Updated: Monday, 22nd January 2018 @ 8:35am

Manchester tradesmen lead fight against rogue traders, as scammed pensioners reunited with cash

Manchester tradesmen lead fight against rogue traders, as scammed pensioners reunited with cash

By Mancunian Matters staff

Manchester’s builders and roofers are hitting back against rogue traders after recent bad publicity in the North West.

Conned pensioners were last week reunited with the thousands of pounds stolen by the notorious Tomney family in a series of scams across Manchester and Lancashire.

Manchester tradesmen are stressing that rogue traders such as the Tomney’s are the minority and have suggested a number of measures for consumers to protect themselves.

Manchester-based roofing specialist Morris Fitzgerald, of M & C Fitzgerald’s Ltd, advised concerned consumers to use endorsements from others as a guide.

“People should always use recommendations from friends and family to avoid this type of builder," he said.

“Or failing that people who advertise with the Yellow Pages should be a reliable source.”

Family-run Abbey Roofing based in Fallowfield has over 30 years’ experience.

Representative of the company David Clarke added: “People shouldn’t go for the cheapest quote – usually the cheapest is the cowboy.

“Pick someone who has a website and look out for the way they present themselves and whether they have a signed up van or not – avoid plain white vans.”

Frank Tomney Snr, 55, and his 21-year-old twin sons Frank Tomney Jnr and Thomas Tomney targeted pensioners across the region for years.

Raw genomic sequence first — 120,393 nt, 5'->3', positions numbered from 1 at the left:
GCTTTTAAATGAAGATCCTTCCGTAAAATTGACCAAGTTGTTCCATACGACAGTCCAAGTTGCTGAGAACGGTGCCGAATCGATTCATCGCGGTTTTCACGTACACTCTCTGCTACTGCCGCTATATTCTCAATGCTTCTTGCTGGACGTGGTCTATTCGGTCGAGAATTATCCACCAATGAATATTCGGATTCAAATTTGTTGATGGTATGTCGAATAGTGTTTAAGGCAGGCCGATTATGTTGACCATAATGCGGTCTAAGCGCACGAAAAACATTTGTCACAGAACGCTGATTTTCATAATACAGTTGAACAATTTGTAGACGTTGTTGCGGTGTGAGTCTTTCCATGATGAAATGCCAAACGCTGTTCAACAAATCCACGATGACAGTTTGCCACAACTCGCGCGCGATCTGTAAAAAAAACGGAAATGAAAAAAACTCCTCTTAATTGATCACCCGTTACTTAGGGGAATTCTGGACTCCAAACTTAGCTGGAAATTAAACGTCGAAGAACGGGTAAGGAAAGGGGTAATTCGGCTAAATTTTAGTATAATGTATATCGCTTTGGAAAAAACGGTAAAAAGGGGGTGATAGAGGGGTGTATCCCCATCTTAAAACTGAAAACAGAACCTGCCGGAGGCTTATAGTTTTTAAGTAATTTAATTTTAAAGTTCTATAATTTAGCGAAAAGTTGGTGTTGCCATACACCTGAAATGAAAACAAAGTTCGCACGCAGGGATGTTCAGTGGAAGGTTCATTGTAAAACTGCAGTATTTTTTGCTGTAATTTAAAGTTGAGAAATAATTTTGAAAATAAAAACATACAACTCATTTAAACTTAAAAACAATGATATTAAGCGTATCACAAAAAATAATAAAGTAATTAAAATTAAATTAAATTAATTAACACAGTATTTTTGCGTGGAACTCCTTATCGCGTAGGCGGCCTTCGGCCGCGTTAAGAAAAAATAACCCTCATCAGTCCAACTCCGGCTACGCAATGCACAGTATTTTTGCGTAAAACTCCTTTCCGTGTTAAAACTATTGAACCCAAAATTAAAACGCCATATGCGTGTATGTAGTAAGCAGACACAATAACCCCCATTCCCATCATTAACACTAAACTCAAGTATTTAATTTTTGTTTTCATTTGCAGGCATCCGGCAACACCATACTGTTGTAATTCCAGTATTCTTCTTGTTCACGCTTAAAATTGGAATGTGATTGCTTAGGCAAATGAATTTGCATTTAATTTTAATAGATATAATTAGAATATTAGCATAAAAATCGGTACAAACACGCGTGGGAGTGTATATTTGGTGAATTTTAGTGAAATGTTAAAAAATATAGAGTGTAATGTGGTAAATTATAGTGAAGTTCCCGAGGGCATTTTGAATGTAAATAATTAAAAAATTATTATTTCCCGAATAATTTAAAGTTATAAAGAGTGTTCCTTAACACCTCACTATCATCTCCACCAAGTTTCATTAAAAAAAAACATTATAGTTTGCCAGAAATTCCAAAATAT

The Cleveleys-based family were last year jailed for a total of 15 years by Preston Crown Court.

The group charged exorbitant fees for a range of work on pensioners’ properties including callous driveway repairs using milk as a sealant.

Relation Brian Tomney, 29, of Salford, was also jailed for five years after he was convicted of convincing an elderly Alzheimer’s sufferer into selling him her house, worth £70,000, for just £17,000.

Chief Officer at Age Concern Wigan, John McArdley, highlighted the damaging effect rogue traders can have on elderly people’s lives.

“It is very distressing and can knock their confidence and their feeling of being safe in their own homes.

“It has the general effect of making them less trusting and loneliness and isolation is a big problem for the elderly.”

Mr McArdley advised that pensioners should never give the impression that they are alone in the house.

“If in doubt ring the company – a genuine trader wouldn’t mind that.

“A lot of rogue traders are opportunistic with things like bad weather - often they will come round after a gale saying you have damaged roof tiles and things on the roof are very difficult to check.”

The Federation of Master Builders are the UK’s leading building trade association.

FMB representative Jayne Runacres highlighted the scale of the problem.

“Every year in the UK an estimated 89,000 householders are fleeced by rogue door-to-door home maintenance traders masquerading as professionals, selling anything from roofing repairs, guttering and gardening services to path and driveway work.

“Trading Standards estimates that rogue traders cost unsuspecting homeowners across the UK some £170million each year.”

When hiring a builder or tradesman the FMB advises all consumers to take care in their selection.

“Be specific and prepare a detailed brief. Be as clear as you can about what you want, as this can make a huge difference to quotes.

If you feel you may have been targeted visit the FMB’s Nail the Rogues campaign website (http://www.nailtherogues.org.uk/welcome/) for help and advice on spotting and avoiding rogue traders as well as how to find a reputable tradesman.